While the IC’s research organization looks into adding security to cloud environments, in the here and now, intelligence agencies are sharing more data.
The government purchases a lot of goods and services and each one requires an invoice for the vendor to get paid.
For the longest time this process was done manually: an employee got a physical invoice, approved it and sent it through the slow paper trail that eventually ends with a payment to a vendor for services or supplies provided to the government.
Considering the government processes more than 19 million invoices each year, that’s a lot of man-hours, not to mention a chance for human errors to be introduced into the process. The system also provided little visibility into the businesses government used and suffered from late payment fees added when the government failed to pay in a contractually obligated time frame.
Ben Sandlin, a supervisory financial manager at the Department of Veterans Affairs Financial Services Center in Austin, Texas, knows this perhaps better than anyone. The FSC processes more than $13 billion in invoices annually.
“The process was always time consuming,” Sandlin said. “Under the best conditions we still dealt with delays and errors.”
To remedy that, the FSC became one of government’s early adopters in electronic invoicing. The Office of Management and Budget recently issued a directive that by the end of 2018, federal agencies must implement e-invoicing systems that provides visibility into the invoicing process, increases efficiency and drives down costs.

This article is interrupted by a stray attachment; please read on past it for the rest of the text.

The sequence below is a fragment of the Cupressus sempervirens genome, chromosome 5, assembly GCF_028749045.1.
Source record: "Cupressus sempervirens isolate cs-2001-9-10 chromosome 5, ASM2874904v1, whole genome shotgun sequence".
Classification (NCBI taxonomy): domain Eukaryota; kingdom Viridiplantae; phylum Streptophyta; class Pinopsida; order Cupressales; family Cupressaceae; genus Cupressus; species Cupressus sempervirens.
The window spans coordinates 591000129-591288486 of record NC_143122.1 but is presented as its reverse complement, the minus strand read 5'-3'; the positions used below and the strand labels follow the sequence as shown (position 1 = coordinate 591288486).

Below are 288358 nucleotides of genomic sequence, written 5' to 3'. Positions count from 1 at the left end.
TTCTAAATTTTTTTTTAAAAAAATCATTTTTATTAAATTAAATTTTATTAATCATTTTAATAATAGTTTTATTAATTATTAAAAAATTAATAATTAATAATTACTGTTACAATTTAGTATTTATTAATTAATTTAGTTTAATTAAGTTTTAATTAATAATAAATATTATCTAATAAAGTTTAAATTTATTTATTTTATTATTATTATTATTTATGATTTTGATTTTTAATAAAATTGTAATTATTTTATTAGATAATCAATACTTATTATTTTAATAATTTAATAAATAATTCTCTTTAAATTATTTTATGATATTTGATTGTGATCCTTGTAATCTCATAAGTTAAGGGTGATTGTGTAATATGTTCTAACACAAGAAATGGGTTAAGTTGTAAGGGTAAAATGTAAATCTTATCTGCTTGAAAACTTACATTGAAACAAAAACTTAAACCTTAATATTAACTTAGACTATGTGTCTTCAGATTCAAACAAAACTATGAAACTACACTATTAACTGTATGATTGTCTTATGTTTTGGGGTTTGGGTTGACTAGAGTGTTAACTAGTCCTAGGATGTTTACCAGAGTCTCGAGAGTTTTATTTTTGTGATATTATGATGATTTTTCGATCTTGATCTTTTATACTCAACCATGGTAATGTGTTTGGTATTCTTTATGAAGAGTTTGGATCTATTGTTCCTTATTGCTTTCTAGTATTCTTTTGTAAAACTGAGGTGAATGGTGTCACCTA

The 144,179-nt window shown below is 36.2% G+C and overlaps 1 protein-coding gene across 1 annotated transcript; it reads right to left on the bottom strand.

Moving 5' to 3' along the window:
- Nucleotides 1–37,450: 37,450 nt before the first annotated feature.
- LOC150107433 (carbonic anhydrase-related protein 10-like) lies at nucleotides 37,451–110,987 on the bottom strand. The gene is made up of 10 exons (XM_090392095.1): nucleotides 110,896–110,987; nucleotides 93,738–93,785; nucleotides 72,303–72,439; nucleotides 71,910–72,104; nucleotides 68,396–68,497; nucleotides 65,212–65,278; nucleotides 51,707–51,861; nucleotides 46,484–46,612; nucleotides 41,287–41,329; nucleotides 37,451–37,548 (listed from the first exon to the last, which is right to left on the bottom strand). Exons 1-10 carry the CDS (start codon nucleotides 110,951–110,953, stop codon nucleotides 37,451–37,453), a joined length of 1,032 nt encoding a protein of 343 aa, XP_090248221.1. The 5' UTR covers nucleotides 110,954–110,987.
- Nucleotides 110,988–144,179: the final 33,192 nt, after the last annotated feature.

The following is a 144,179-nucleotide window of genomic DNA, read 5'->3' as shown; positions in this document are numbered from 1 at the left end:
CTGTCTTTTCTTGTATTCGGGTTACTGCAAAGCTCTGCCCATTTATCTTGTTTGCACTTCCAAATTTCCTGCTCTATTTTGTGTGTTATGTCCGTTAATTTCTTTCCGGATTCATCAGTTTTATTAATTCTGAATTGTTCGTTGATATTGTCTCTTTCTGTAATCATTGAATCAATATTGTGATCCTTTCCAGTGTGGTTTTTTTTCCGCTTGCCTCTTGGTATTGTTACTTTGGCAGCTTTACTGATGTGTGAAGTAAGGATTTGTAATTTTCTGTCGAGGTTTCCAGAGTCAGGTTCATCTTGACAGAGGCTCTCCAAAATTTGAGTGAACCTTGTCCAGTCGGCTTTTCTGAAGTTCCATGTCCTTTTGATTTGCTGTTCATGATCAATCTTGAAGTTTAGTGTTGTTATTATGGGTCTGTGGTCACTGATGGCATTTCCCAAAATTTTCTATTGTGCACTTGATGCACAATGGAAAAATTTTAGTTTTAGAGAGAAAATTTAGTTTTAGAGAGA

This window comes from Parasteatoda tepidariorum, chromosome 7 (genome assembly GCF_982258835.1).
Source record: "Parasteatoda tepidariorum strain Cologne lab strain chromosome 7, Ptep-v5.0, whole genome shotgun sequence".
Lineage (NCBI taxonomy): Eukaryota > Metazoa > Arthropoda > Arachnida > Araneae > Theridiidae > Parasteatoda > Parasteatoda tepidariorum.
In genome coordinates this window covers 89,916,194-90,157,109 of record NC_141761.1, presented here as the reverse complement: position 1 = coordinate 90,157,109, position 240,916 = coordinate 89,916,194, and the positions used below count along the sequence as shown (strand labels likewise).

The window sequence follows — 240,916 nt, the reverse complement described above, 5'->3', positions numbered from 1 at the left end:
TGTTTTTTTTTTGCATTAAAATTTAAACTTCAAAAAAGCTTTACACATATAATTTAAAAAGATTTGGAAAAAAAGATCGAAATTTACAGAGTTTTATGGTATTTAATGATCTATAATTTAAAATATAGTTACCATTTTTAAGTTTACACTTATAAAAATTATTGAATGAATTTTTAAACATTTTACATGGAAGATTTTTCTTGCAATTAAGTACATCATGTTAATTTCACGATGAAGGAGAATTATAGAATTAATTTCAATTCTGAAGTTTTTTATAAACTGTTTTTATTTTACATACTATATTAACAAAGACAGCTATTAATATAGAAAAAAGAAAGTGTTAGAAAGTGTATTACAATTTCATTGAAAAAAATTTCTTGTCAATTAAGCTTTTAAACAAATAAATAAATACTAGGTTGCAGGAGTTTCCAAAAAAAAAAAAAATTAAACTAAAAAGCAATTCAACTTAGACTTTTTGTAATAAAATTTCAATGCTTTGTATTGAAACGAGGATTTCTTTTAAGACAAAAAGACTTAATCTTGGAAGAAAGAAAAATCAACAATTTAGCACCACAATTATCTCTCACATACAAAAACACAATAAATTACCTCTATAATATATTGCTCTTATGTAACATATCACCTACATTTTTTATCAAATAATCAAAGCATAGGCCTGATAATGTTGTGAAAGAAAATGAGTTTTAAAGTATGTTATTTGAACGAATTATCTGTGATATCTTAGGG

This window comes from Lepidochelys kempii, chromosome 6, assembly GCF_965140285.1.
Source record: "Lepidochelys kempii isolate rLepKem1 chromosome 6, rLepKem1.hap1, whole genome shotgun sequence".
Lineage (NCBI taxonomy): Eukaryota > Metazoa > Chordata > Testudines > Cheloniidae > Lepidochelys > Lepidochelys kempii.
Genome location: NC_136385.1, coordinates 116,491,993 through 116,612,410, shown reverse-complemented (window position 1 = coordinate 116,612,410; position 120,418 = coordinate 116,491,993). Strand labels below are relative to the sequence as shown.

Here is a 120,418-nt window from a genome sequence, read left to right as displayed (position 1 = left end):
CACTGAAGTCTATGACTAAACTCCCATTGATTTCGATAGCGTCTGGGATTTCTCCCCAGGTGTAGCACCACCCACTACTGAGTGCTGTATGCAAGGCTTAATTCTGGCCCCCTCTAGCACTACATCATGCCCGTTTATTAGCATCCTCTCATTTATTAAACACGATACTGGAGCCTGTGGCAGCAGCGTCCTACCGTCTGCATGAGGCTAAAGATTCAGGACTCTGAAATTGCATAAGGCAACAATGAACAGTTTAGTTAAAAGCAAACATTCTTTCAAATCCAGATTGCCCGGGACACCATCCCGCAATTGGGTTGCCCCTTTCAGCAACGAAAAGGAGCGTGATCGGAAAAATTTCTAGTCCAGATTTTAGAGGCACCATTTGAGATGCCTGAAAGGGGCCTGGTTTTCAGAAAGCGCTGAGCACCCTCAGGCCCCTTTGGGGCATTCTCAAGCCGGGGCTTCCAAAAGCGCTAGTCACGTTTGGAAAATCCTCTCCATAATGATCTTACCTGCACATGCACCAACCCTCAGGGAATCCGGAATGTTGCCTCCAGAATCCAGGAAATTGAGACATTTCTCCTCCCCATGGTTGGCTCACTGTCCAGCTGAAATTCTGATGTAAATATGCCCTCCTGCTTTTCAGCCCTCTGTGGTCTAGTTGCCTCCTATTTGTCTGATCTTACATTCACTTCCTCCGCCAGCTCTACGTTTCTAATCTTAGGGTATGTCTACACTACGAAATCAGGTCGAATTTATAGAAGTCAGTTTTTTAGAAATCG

The FSC invested in Tungsten’s e-invoicing solution several years ago to increase it’s own performance. As Sandlin explains, the change was night and day.
“By making everything electronic, we were able to eliminate a lot of the travel time of documents, greatly reducing the speed at which we processed them,” Sandlin said. “We also greatly reduced the number of errors as the Tungsten system would not allow the vendor community to submit an invoice with missing information, allowing us to catch many mistakes instantly.”
All that time adds up. Sandlin said the average claim went from several days to process to just a few hours. It also helped that Tungsten allows vendors to register themselves for processing, something that eliminated work for federal workers and also ensured that all vendor information was entered accurately.
Those increases reduce waste for the federal government, but also help vendors get paid faster. In the end both sides win.
Currently, about only 40 percent of federal invoices are processed through electronic systems. As that number increases as the 2018 mandate approaches, agencies will be able to save more taxpayer money that was going to paying late fees and put it toward critical mission areas.